Brooks Tegler in the Studio

I recorded this interview with drummer and Gene Krupa authority Brooks Tegler on July 6, 2007, at Bias Recording Studios in Springfield, Va. I had recently been anointed as New Media Editor at Washington City Paper, mostly because I had a newfangled minDV camera and went around bothering people with it. I covered the first Capital Fringe Fest and first DC Shorts Festival. Those videos are on Youtube somewhere, but this one never got posted. Because shortly after, my father died, City Paper was sold and the new owners laid off two thirds of the staff, including me, then my mother died, then the economy died in 2008 and I had other things to worry about.

So, sorry, Brooks. But here it finally is. There is more, including an interview with vocalist Jim Stephanson and a lengthy talk about Gene Krupa’s cymbals and gear. Those will be posted soon.

Bill Holland takes the Blindfold Test

Around 2009, I went over to Bill Holland‘s house with the idea of recording him taking the famous Downbeat Magazine Blindfold Test, or my version of it. Originated by famed jazz critic Leonard Feather in the ’40s, the idea was to get prominent musician’s reactions to records of the day.

Like Feather, Bill Holland is one of the most knowledgeable musicians around. He was the Washington, D.C., bureau chief for Billboard, as well as the leader of one of D.C.’s finest bands, Rent’s Due.

I planned to do a series of blindfold tests, but with music from my collection, or songs that resemble music.

But…

After I got the tape home I discovered that the image had the time code visible. Annoyed at myself, I put the tape away and never did another blindfold test.

Of course, I could have just put an ID graphic covering the time code, as I have now done. Sigh.

Anyway, I finally transferred the tape and you can see Mr. Holland’s exquisite knowledge and wit on display. Enjoy.

Side note: This includes a track from Tina Louise, of Gilligan’s Island fame. I did another video about a reel-to-reel tape of her album, not remembering that I had featured her in this video. Crazy.

Dave Nuttycombe’s Almost Book Report

Because no one asked me, I offer this urgent update on my recent purchases from the beloved Politics and Prose book store.

Drumsville, by Robert Catalioti, examines how the beat that got everyone moving started in New Orleans. Dan Leroy‘s Dancing to the Drum Machine looks at what some thought to be the end of human percussion. The Foreword by Duran Duran‘s Nick Rhodes is worth the price of the book.

Enjoy.

I MADE A SONG!

The Exciting Backstory: So I decided to update my WAV editing software, Sound Forge, which I bought as discs from a computer software store when that was a thing you could do. Over the years, the original program was bought and sold, became Sony SoundForge, and finally is part of the Magix family of whatever. That’s where I found the upgrade.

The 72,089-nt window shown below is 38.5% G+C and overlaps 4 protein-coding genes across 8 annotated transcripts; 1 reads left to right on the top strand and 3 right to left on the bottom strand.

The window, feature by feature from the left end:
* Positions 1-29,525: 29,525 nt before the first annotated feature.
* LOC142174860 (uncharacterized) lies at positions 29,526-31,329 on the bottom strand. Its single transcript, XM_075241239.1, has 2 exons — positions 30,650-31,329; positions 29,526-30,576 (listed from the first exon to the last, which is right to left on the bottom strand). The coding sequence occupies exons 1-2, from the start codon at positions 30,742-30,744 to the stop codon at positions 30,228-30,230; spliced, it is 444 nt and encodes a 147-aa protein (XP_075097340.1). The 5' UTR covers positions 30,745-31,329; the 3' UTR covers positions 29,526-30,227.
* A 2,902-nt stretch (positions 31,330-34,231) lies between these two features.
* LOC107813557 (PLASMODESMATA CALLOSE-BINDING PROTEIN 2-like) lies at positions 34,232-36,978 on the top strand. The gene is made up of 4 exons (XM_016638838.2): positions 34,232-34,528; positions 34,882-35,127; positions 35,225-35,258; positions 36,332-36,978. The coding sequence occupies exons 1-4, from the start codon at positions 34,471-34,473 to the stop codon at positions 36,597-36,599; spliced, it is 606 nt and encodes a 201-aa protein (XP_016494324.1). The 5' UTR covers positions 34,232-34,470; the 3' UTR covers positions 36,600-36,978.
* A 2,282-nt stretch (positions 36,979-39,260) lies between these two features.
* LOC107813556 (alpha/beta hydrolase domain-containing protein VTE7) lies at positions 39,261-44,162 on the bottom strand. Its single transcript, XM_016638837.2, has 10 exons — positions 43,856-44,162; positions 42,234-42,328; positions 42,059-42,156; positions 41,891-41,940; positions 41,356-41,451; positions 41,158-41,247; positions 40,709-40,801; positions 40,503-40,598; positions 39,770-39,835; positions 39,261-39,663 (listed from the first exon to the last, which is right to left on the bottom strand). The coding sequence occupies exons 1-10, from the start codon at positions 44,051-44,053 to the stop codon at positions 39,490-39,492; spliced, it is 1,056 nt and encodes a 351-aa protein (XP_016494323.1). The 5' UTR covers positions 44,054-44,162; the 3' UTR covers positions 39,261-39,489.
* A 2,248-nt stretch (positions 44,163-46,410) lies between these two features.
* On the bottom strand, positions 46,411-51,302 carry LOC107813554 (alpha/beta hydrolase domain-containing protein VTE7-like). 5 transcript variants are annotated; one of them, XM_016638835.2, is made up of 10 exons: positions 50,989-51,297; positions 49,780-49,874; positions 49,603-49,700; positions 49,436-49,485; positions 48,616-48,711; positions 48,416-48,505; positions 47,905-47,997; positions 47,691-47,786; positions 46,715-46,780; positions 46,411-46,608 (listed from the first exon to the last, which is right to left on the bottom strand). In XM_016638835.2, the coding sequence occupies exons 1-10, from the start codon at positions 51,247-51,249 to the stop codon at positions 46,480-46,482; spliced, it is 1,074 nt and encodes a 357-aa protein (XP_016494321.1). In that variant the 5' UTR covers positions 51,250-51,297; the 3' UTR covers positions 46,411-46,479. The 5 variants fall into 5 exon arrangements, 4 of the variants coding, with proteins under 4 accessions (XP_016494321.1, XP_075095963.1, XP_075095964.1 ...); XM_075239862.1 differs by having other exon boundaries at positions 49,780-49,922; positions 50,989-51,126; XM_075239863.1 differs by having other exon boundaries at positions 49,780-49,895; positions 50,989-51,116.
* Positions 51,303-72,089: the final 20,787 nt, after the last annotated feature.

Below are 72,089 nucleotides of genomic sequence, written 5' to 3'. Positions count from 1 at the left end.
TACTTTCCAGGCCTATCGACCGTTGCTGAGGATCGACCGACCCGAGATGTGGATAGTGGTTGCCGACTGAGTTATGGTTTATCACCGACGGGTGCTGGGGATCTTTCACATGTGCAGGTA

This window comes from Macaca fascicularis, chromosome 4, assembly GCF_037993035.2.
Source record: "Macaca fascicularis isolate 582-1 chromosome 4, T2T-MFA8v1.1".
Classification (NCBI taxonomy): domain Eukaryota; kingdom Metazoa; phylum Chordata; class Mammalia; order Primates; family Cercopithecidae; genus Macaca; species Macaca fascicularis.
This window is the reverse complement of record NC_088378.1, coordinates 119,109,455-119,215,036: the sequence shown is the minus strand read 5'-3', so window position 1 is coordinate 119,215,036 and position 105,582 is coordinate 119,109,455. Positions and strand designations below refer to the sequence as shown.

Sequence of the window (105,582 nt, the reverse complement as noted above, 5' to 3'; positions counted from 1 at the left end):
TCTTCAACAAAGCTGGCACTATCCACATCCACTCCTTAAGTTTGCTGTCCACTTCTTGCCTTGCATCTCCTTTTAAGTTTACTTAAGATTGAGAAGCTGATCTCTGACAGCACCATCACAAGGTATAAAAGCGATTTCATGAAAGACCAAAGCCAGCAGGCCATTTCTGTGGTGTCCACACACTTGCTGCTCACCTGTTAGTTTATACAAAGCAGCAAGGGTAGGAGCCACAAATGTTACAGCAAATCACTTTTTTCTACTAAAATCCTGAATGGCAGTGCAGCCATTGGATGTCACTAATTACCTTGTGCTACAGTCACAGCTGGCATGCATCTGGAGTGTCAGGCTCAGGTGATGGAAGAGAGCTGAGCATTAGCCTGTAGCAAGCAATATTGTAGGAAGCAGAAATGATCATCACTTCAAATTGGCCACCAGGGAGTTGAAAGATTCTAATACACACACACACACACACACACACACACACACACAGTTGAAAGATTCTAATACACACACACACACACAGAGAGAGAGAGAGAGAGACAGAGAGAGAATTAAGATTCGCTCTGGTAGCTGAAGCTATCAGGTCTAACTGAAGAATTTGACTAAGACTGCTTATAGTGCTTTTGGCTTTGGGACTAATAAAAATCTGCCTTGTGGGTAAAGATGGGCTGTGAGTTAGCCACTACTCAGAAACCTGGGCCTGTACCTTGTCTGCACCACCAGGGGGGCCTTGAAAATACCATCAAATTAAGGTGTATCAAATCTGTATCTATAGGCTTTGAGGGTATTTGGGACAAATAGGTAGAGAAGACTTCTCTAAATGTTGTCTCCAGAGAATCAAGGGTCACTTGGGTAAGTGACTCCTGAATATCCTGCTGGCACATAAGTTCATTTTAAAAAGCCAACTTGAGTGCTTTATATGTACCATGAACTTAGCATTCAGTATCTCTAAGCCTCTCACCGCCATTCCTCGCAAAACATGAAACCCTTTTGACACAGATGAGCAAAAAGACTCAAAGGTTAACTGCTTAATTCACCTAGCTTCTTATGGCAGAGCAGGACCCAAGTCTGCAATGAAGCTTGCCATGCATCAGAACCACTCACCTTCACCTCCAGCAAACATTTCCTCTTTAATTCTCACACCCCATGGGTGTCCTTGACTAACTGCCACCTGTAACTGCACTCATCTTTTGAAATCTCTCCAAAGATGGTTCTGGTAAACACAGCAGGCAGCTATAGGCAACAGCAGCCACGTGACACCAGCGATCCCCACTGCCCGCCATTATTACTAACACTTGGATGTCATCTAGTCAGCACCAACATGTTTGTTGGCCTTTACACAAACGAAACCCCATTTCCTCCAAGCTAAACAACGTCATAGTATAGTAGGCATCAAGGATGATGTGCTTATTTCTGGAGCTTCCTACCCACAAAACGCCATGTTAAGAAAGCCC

I can haz musix

But with the upgrade came something I didn’t ask for, a music-making program called Music Maker. (Of course!)

Music Maker seems like Garage Band with pretensions to Logic Pro. When I opened it up there was a sample tune ready to go, which was stupid, but enticing enough that I clicked around and managed to create this sick little ditty. It took almost no time. That there was even a vocal track available is proof that nothing matters anymore.

The bad news is that now I’m one of those music-illiterate people who can use a computer to create sounds that put actual musicians out of work.

The good news is that I can’t figure out how to make another song with the program. Guess it was just magix!

Enjoy this greatest song ever produced.

The Lure of folklore

Yes, I’m on record as being a huge fan of Taylor Swift‘s new album, folklore. Not normally any kind of Swiftie, I discovered the music thanks to the kind algo-bots on Youtube (Hi!), who blessed my feed with the lyric videos when the album first “dropped,” as the kids and marketers say. Intrigued, then hooked, I quickly bought both the digital files and physical CD, and I’ve been listening nonstop since. It’s a good record to do the dishes by.

But then a new Youtube rabbit hole appeared: Insistent, ardent folklore cover versions. As with the 300-plus fan versions of Shallow that I found shortly after A Star Is Born was released, there is no shortage of reverential performances by happy Taylor fans. More intriguing are the many, many rewrites and answer songs. These are not attempts at Weird Al japery, these are deeply felt, sincere efforts to make Swift’s music even more resonant than it already is.

Most are based on the “teenage love triangle” of tunes on the album, cardigan, august, and betty, a mysterious triptych of angst, regret, and remembrance, which Ms. Swift is known for and excels at.

So here’s some of the more interesting videos I found. As usual, they come from people with thousands of subscribers and views to those who barely register double digits. But numbers belie talent; so many of these ladies could be the next Taylor Swift. All of their efforts are heartbreakingly wonderful.

Betty seemed to provoke the most response, with many gals leaping to provide Betty’s point of view:

And a ukulele version, but gender-swapped:

Speaking of gender-swapping, there’s a fair amount of reworking Swift’s songs to be explicitly LGBT-centric. Here’s betty, again, reworked to that effect:

And illicit affairs:

august from Jame’s POV:

This mashup combines the trilogy into one:

As does this: